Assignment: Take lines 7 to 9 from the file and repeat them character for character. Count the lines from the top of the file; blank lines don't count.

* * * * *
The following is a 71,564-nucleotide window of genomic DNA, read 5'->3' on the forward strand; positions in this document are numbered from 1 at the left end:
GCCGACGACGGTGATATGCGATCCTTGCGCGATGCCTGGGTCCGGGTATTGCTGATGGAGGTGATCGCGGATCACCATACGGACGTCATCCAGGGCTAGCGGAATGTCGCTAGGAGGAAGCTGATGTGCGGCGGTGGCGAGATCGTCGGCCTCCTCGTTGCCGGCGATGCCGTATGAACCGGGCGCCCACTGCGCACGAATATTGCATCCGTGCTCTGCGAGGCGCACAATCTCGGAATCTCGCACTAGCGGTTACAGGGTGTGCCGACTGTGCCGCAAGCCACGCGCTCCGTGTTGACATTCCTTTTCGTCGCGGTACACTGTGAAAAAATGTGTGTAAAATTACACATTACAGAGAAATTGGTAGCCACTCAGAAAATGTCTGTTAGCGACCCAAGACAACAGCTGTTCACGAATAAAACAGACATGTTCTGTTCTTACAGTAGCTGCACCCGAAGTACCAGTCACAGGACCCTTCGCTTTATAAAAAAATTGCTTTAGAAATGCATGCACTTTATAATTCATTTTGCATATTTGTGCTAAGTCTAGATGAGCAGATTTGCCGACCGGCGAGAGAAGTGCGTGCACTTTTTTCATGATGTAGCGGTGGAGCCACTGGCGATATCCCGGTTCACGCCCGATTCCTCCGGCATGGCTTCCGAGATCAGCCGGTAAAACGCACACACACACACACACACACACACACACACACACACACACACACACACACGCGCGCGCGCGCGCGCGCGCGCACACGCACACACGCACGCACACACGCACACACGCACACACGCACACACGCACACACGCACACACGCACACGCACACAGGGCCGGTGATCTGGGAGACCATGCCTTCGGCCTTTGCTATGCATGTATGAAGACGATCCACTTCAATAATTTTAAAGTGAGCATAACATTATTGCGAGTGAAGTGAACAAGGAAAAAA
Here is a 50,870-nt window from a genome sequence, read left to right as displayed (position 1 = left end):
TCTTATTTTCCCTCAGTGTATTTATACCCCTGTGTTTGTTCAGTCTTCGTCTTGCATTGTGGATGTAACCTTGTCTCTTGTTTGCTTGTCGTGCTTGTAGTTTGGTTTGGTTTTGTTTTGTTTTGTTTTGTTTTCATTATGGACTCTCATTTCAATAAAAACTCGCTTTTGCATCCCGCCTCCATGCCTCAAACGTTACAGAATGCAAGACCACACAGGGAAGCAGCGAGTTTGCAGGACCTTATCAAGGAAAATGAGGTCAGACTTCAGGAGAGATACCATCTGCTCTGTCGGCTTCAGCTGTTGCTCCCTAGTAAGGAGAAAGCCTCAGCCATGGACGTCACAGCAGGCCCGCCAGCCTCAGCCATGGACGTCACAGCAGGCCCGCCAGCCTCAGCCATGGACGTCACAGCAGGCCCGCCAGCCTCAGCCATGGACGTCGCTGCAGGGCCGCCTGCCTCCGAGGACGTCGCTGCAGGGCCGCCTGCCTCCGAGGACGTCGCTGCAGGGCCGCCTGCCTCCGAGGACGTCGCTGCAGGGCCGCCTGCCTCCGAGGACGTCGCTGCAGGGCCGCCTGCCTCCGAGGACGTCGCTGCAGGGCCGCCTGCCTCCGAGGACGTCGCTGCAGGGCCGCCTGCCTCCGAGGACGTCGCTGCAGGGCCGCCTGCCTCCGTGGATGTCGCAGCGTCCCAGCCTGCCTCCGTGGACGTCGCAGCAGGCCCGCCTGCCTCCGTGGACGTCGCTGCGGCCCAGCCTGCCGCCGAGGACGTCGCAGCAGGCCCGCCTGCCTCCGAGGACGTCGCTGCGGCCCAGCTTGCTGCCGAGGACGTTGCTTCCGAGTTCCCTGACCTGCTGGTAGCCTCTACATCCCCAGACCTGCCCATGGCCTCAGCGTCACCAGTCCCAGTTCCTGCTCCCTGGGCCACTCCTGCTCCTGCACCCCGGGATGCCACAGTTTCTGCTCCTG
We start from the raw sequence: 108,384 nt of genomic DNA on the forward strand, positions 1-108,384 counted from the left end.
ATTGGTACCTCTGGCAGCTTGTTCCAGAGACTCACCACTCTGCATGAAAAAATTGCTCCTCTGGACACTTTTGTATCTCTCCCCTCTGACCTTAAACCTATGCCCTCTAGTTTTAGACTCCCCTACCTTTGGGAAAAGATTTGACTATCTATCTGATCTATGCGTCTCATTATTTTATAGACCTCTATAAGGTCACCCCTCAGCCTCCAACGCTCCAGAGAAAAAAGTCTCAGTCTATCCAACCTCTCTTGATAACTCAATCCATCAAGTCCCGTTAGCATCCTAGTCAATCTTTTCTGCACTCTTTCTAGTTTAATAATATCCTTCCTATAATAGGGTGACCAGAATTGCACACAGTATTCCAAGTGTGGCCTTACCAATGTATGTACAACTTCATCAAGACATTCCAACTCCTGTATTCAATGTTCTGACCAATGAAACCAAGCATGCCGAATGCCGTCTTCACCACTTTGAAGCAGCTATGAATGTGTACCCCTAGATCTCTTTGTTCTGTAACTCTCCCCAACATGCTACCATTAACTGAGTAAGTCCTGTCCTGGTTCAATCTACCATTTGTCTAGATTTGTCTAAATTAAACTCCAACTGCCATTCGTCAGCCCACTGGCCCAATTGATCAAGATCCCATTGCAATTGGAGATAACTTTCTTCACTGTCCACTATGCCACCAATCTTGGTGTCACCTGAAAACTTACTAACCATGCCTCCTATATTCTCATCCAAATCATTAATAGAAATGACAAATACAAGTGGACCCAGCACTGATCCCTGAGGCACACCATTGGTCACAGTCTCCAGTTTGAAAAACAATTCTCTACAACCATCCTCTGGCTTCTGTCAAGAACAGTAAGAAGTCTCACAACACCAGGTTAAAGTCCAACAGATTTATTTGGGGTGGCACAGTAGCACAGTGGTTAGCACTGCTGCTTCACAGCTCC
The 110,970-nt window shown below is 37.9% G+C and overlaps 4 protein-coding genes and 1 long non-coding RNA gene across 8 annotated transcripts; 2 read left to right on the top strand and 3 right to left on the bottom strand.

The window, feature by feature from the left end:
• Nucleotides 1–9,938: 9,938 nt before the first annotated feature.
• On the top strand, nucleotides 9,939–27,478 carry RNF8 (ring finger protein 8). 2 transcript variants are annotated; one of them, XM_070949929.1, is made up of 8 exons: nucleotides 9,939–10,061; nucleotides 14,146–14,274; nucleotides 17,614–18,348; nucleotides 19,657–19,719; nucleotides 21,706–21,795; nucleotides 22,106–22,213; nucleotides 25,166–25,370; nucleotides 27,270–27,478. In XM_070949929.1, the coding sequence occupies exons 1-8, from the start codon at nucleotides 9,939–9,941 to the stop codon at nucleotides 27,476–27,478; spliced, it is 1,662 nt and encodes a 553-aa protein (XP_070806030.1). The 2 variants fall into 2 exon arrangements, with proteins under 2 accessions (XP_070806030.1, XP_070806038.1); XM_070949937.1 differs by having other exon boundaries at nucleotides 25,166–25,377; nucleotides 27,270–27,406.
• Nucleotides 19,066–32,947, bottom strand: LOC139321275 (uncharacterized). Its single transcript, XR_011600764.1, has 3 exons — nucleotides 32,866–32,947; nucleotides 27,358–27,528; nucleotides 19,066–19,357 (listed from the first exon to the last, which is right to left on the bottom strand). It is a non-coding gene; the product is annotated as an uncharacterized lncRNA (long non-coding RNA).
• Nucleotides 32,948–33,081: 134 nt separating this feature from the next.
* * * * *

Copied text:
The 110,970-nt window shown below is 37.9% G+C and overlaps 4 protein-coding genes and 1 long non-coding RNA gene across 8 annotated transcripts; 2 read left to right on the top strand and 3 right to left on the bottom strand.

The window, feature by feature from the left end:
• Nucleotides 1–9,938: 9,938 nt before the first annotated feature.